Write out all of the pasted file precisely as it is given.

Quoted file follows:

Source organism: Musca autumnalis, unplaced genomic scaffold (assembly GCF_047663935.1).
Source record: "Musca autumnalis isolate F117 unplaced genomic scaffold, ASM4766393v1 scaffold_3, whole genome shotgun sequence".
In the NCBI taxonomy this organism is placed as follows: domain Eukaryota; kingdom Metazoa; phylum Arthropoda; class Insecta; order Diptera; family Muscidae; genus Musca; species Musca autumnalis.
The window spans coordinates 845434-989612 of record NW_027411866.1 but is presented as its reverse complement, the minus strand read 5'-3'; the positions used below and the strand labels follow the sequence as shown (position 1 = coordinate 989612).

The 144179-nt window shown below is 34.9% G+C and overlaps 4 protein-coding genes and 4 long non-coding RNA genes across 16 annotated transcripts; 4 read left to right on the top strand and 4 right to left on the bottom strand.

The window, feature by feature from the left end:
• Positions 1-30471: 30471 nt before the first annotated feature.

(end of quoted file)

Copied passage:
Source organism: Musca autumnalis, unplaced genomic scaffold (assembly GCF_047663935.1).
Source record: "Musca autumnalis isolate F117 unplaced genomic scaffold, ASM4766393v1 scaffold_3, whole genome shotgun sequence".
In the NCBI taxonomy this organism is placed as follows: domain Eukaryota; kingdom Metazoa; phylum Arthropoda; class Insecta; order Diptera; family Muscidae; genus Musca; species Musca autumnalis.
The window spans coordinates 845434-989612 of record NW_027411866.1 but is presented as its reverse complement, the minus strand read 5'-3'; the positions used below and the strand labels follow the sequence as shown (position 1 = coordinate 989612).

The 144179-nt window shown below is 34.9% G+C and overlaps 4 protein-coding genes and 4 long non-coding RNA genes across 16 annotated transcripts; 4 read left to right on the top strand and 4 right to left on the bottom strand.

The window, feature by feature from the left end:
• Positions 1-30471: 30471 nt before the first annotated feature.